Family members describe Kayla as an exceptionally loving child. She smiled constantly, loved to give hugs, and adored physical contact of any kind. This in itself wouldn’t have been unusual were it not for the fact that her home life was so not conducive to hugs. Court records show Tamara more or less constantly in trouble for drug offenses, while William’s mother—Vivian Wamsley—describes him as an alcoholic who “could get a bit ornery” when he was drinking, which was most of the time. For most of Kayla’s young life, the family was in a constant state of flight, sometimes living with Vivian in Albany, Oregon, sometimes on their own in nearby towns, other times sleeping on couches or in the spare bedrooms of Kayla’s maternal aunts in California.
In 2001, William and his four children—Joey, Kayla, Matt and Jessie—shared a home in Lebanon, Oregon, with a distant relative named Randy Flowers. Where Tamara was at the time isn’t known. What is known is that sometime that year, Randy got it in his head to molest Kayla—all of 10 at the time—and at least one of her siblings. Flowers was arrested and convicted of the crimes and sentenced to six years in prison.
Shortly after that episode, the unemployed William and his children moved to the San Joaquin Valley town of Pixley, home of his sister, Fonda Marshall. Fonda immediately noticed a marked change in Kayla. The girl once famous for her perpetual smile and loving hugs had become the quiet, watchful child she would remain for the rest of her life.
“Right away, I could tell Kayla was having problems,” recalls Fonda, a 40-year-old teacher’s aide. “I realized my brother was abusive to the kids—verbally abusive. To Kayla, he seemed especially abusive. I noticed she would hide whenever he came into the house, so I stuck my nose in it and just kept him away from her. After that, she followed me wherever I went.”
But the visit lasted nine months, with William living in the trailer behind his sister’s home and the kids living in the house, and Fonda couldn’t keep an eye on her brother every minute. She described an incident in which William pushed Kayla down a flight of stairs while Fonda was taking a shower. Fonda reported the incident to Kayla’s school. A police officer came out, talked to Kayla and her brothers and took a report, but nothing else was done. Soon afterward, William Wood announced it was time to take the kids back to Oregon.
“Kayla freaked out—she didn’t want to leave with her father,” Fonda says. “I had promised her that I’d keep Willie away from her, so I got a hold of Tammy’s parents to find out how she was doing. They told me Tammy was off drugs and had just given birth to a new baby and was doing wonderfully. She came down with the baby’s father at Christmastime and told me she’d love to take back Kayla. She seemed fine, so Kayla went home with them to California. Kayla had always wanted to be with her mom—that was her dream in life. She was very happy.”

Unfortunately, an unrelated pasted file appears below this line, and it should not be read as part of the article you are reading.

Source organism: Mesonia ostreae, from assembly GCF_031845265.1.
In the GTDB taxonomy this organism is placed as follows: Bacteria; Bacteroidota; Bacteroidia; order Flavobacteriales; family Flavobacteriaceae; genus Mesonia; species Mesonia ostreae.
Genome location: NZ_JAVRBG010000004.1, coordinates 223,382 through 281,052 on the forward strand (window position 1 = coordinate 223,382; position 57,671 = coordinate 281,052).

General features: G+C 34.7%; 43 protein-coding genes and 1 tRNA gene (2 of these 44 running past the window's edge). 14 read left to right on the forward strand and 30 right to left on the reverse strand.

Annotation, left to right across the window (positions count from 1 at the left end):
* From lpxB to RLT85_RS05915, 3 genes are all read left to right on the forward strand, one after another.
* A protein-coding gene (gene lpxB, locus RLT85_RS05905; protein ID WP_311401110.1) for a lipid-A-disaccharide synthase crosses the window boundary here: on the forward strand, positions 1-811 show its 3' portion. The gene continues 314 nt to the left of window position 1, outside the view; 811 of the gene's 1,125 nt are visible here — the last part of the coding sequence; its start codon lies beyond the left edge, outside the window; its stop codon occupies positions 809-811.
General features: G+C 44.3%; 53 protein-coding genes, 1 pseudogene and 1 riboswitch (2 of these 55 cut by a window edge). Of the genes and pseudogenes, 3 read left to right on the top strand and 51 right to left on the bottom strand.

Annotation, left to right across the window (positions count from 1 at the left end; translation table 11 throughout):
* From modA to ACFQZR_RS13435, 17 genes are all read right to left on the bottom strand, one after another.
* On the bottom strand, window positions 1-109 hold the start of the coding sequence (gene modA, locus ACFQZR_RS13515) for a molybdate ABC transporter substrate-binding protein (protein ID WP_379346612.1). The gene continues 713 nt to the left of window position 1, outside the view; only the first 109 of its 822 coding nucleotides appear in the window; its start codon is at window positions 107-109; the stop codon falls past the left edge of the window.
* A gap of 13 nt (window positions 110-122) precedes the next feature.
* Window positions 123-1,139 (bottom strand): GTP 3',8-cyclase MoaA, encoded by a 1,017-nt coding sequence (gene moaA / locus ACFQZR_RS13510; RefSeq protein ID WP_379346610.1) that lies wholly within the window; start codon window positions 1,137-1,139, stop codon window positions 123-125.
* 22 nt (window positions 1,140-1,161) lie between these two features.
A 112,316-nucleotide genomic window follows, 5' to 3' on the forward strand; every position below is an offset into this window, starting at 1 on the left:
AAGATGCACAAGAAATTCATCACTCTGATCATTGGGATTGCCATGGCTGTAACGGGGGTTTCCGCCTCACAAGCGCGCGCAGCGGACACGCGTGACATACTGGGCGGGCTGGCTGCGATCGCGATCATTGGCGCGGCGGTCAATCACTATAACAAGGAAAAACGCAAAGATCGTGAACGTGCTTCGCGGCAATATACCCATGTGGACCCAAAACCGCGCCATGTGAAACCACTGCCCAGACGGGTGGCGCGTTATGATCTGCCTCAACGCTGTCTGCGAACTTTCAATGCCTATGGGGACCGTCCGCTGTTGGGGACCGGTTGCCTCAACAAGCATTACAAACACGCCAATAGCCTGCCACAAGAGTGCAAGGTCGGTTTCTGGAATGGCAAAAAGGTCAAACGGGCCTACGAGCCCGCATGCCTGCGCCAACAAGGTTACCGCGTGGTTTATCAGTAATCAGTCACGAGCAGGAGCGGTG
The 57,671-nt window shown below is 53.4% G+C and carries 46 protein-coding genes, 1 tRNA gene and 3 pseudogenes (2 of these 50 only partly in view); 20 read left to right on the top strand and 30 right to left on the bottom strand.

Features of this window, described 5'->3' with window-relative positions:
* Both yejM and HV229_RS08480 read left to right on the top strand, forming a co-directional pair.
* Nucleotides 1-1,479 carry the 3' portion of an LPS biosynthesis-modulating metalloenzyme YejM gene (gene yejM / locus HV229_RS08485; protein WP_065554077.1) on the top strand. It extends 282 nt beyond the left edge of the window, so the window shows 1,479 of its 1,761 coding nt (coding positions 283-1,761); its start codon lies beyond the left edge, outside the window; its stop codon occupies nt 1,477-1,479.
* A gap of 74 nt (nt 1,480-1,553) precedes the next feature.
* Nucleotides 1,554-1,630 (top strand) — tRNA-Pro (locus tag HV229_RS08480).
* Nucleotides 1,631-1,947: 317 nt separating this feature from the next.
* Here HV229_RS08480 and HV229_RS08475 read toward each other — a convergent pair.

Just how long that happiness lasted for Kayla is unknown. It was certainly over by May 2003, when Fonda was contacted by an official with the San Bernardino County Children’s Services department and told that Tamara had been arrested on drug charges. Fonda said the official asked her if she and her husband wanted custody of Kayla, who was now a “client” of the county.
“We said yes, we absolutely did,” Fonda says.
Fonda was told that in order for Kayla to be placed in her care, she and her husband, Stoney, would first have to pass criminal background checks and their Pixley home approved as “child-safe” by San Bernardino County inspectors. The couple hurriedly made the required home improvements, such as locking up medicines and installing smoke detectors, and even bought a new bed and dresser for Kayla’s room. Their efforts were rewarded by a June 13, 2003 “Certificate of Approval” by the county, informing them that they had met all approval standards for Kayla’s placement.
And that should have been it—the end of Kayla’s time as a child of the system. According to Cathy Cimbalo, director of Children’s Services for San Bernardino County, the primary goal of her agency is to find a family member willing and able to care for the child.
“We’re mandated by law to attempt to place children with relatives and families first,” Cimbalo says. “That’s what we would like to do and would want to do, if possible. When we have to remove a child from the parent’s home, we ask them to give us some information about their relatives. Our first choice is to find a relative willing and able and approved by our inspectors to care for the child—that’s the way we like to do it.”